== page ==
Dir: Zev Berman. US. 2007. 104mins.
A solidly professional exercise in the horror/thriller genre, Borderland will not disappoint those that like their suspense and gore laid on in equal measure, and nice and thick. Still, it doesn't rise significantly above other examples of the genre, and a commercial release in the US by LionsGate Films may feel a bit of a gamble to some.
However, attractive (if relatively unknown) leads, a serviceable script that seldom drags, excellent lighting effects and a general crispness in the efficient delivery of blood and guts should ensure strong and steady returns from the DVD market. Television prospects around the world also look favorable.
Borderland is Berman's second feature. His first, Briar Patch (known as Plain Dirty on the DVD release) came out in 2002 and seems to have left little trace, except perhaps among the cognoscenti.
The new film, based loosely on a real kidnapping that occurred near the Texas-Mexico border in 1989, concerns three cocky young gringos who head south of the border for sex, drugs, and general dissipation.
Alas, one of their number, the inexperienced Phil (Strong), is kidnapped by a drug cartel which also dabbles in the occult and which aims to use this soft, feckless American in a ritual sacrifice.
After hooking up with a Mexican girl, Valeria (Higareda), his buddies, the idealistic Ed (Presley) and the hothead Henry (Muxworthy), along with a police officer with his own private grudge against the bad guys, set out to rescue poor Phil before he's done in.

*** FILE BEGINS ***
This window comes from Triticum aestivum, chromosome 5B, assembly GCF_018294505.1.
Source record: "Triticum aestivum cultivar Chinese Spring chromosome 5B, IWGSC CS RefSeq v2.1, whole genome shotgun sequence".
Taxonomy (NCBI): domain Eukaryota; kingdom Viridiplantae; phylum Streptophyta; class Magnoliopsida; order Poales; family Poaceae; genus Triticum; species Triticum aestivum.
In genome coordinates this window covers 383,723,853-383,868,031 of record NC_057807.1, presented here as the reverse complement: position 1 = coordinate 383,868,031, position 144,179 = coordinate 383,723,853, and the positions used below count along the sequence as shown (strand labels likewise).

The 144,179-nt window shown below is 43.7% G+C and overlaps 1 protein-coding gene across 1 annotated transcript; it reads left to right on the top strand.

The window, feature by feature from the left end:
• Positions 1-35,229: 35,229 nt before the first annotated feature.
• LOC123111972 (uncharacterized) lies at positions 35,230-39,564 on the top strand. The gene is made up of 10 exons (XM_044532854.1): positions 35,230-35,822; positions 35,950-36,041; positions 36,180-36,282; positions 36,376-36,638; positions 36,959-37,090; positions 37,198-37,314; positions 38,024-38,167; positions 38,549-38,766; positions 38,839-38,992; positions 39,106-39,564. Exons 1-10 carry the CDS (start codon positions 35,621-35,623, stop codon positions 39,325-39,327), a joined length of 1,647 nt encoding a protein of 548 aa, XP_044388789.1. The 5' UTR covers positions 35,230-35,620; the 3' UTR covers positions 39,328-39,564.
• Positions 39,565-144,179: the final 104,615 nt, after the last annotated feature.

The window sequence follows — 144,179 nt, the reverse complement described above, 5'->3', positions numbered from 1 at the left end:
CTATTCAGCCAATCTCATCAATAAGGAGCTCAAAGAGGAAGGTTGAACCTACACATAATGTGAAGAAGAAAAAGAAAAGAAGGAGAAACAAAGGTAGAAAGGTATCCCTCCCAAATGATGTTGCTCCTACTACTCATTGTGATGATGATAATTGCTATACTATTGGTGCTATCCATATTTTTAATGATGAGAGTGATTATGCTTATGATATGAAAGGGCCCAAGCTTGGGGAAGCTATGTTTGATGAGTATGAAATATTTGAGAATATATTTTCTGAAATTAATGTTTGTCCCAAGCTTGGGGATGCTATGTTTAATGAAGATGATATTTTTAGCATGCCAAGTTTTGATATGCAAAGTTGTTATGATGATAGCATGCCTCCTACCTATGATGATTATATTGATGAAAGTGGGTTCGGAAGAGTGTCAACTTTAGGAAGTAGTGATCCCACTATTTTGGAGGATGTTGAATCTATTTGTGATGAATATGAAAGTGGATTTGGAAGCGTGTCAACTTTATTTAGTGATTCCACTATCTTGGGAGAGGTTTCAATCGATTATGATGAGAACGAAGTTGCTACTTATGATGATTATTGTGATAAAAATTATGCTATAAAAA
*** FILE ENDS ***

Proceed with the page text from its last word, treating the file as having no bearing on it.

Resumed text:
Massive quantities of blood are released by means of hacking machetes (the rule seems to be never shoot when you can chop), and general mayhem ensues.
Director Berman dabbles in some mystical spirituality-lite, but its presence is ruthlessly put in the service of the chills and gore.
The script is somewhat schematic - all the characters are never more than clear-cut types who deliver predictable dialogue - but this may be a plus in a genre film of this sort. Ultimately, all the stops are let out and a bevy of classic scary moments, largely achieved through editing, are indulged to the full, with lots of limbs being chopped off, blood being lustily quaffed, and heads appearing in sacks.
At the very end, Berman makes a stab at a kind of 'we are all savages underneath' theme, but, probably appropriately, it's overwhelmed by the preponderance of satisfied, blood-smeared faces on the screen.
Audiences will recognise a particular sadistic member of the cult, Randall, as Sean Astin, who played one of Frodo's Hobbit friends in The Lord Of The Rings films. Otherwise, the cast will be largely unknown, but all are competent. Santillon (Beto Cuevas) is appropriately over-the-top as the cult leader whom all worship.
Influences like David Lynch and David Fincher show up as early as the credits, and generally work to enhance the effectiveness. In fact, the chiaroscuro lighting, the inventive cinematography, and the sound engineering are the high points of the film, and Berman knows how to jumble the aural and visual tracks in intriguing ways.
Other visual effects that are more predictable come when the young men get stoned, and once again we learn how boring someone else's head trip can be.
Lions Gate Films